Interbrew has taken a lead on product quality for the last couple of years, but Colin insists that it's even more important at Christmas.
"It is the time of year when a large number of occasional pub-goers come into the market and it is really important that their experience of the pub is good - a quality experience may encourage more of these occasional visitors to use the pub more often."
The problem is that, if you're really busy, quality - both in terms of the product and customer service - can easily be allowed to slip at the worst possible time.
"The quality message must be ingrained within the industry and must remain in place even at busy times rather than making it the first thing that gets dropped," said Colin.
"The danger is that quality can be overlooked because of the hectic nature of the season but the fact is that even if a pub is really busy it doesn't take much longer to serve a 'perfect' pint."
Interbrew's research shows that consumers "buy what they see" when in the pub, and that presumably applies even more to those inexperienced pub-goers you can expect to see gawping awkwardly at your bar come the last weeks of December. What you display well is what is most likely to be ordered so, as Colin points out, "it is all about using display to draw attention towards more profitable brands".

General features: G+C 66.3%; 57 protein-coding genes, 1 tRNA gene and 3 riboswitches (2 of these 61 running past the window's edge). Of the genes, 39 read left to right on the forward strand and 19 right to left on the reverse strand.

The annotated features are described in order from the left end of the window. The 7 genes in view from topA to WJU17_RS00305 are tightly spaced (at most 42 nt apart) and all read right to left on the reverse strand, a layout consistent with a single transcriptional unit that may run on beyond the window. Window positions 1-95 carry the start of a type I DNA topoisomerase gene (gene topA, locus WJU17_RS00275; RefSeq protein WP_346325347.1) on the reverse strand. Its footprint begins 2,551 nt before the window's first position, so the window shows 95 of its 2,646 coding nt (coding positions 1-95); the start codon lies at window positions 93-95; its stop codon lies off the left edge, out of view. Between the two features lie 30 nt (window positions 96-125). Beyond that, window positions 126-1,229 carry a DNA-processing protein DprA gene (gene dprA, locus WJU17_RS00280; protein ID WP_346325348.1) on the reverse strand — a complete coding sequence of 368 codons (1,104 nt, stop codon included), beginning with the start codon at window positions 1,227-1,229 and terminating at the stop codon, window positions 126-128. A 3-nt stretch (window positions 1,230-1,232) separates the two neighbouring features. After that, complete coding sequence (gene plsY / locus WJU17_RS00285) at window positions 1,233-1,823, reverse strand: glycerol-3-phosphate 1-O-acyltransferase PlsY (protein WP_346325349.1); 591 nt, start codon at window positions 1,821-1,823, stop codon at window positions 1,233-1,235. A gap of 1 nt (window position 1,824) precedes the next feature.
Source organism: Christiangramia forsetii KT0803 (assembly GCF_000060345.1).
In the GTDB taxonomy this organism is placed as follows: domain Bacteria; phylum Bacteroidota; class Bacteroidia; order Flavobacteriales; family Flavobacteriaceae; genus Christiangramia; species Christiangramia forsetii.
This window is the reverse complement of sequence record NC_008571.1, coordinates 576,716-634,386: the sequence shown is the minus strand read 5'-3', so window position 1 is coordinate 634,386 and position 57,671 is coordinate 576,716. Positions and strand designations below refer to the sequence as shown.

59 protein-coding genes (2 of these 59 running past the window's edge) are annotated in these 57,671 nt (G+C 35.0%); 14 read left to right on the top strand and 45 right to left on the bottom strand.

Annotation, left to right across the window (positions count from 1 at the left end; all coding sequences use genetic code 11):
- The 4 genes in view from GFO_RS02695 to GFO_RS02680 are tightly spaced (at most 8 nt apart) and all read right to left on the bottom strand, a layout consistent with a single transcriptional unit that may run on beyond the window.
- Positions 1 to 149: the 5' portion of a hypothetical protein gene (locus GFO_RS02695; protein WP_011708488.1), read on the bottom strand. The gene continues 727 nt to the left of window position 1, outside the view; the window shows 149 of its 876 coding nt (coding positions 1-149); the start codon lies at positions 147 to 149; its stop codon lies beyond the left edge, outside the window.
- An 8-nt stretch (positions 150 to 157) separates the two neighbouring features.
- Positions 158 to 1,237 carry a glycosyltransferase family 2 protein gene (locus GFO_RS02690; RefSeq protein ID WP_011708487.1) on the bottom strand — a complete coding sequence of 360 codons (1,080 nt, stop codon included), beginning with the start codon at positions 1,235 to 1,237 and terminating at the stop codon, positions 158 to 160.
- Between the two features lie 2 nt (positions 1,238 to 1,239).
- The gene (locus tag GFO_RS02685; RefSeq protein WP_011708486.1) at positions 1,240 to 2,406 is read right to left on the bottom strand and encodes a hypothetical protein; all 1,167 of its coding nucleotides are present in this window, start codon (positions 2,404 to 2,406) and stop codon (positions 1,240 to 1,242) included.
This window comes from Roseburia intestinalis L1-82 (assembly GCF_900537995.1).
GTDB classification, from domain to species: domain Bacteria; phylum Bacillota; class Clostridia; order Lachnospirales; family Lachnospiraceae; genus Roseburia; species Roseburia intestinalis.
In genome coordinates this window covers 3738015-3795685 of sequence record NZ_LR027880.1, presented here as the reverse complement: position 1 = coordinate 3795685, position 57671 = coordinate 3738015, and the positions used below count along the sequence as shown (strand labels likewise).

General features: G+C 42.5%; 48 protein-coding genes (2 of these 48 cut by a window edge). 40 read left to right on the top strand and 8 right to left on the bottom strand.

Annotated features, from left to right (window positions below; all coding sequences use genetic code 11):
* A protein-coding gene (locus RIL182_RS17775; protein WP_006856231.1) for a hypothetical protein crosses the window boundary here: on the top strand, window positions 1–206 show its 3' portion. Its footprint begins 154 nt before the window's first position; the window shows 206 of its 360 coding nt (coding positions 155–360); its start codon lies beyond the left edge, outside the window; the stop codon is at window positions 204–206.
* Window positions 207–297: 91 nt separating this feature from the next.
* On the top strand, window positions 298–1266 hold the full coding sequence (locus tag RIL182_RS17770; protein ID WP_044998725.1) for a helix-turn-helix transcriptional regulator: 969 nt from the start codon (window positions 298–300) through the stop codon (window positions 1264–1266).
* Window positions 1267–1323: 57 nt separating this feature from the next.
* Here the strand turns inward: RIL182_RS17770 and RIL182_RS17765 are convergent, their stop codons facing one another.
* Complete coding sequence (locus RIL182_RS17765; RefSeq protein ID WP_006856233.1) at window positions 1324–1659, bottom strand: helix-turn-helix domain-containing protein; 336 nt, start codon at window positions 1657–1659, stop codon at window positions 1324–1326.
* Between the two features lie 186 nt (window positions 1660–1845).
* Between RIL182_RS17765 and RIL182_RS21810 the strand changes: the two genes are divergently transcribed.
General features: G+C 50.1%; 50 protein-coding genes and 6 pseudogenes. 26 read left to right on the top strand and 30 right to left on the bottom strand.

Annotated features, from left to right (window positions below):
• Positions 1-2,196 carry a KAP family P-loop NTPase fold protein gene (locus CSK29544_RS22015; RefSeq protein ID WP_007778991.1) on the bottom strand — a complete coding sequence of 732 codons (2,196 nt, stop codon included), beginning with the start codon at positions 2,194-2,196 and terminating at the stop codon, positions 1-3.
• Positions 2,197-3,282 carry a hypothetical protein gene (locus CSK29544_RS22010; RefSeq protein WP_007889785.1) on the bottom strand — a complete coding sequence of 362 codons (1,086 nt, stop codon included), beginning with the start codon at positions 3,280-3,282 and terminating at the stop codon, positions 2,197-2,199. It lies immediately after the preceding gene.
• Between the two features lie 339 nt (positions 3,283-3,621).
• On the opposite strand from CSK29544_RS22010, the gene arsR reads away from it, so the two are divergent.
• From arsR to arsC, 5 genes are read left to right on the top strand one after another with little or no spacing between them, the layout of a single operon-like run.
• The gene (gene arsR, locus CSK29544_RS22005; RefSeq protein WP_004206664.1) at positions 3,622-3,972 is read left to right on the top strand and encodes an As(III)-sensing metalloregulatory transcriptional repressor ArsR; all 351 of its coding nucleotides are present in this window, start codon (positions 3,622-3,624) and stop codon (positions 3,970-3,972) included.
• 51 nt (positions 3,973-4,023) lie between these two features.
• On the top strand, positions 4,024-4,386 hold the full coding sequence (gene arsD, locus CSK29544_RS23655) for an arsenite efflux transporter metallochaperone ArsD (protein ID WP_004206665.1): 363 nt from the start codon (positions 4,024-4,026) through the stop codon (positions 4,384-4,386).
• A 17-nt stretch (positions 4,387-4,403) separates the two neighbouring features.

While these fundamentals of category management are things that all your suppliers will agree on, it is, predictably, in the choice of brands you should focus on that their advice will differ. Your job is to hear what they have to say and make up your mind strictly according to your knowledge of the customers you expect to attract. That's where you are your own expert.
Colin Pedrick naturally recommends Stella Artois. "For most festive occasions, licensees should focus on big power brands because people who are not regular pub-goers will look for brand names they know and trust. Retailers must put display focus on these brands."
Simon Treanor, director of on-trade sales at Holsten UK, agrees with the general thrust of this argument but believes there is also scope to broaden the range at Christmas time.
"A wide range of trusted and respected brands is essential," he says. "Consumers who only visit a pub once a year will be seeking out credible brands with which they are familiar.
"People who are loyal to a specific brand at home, Holsten Pils for example, find it a natural bar call in the on-trade while consumers who only drink own-label at home will also look for high profile, respected brands."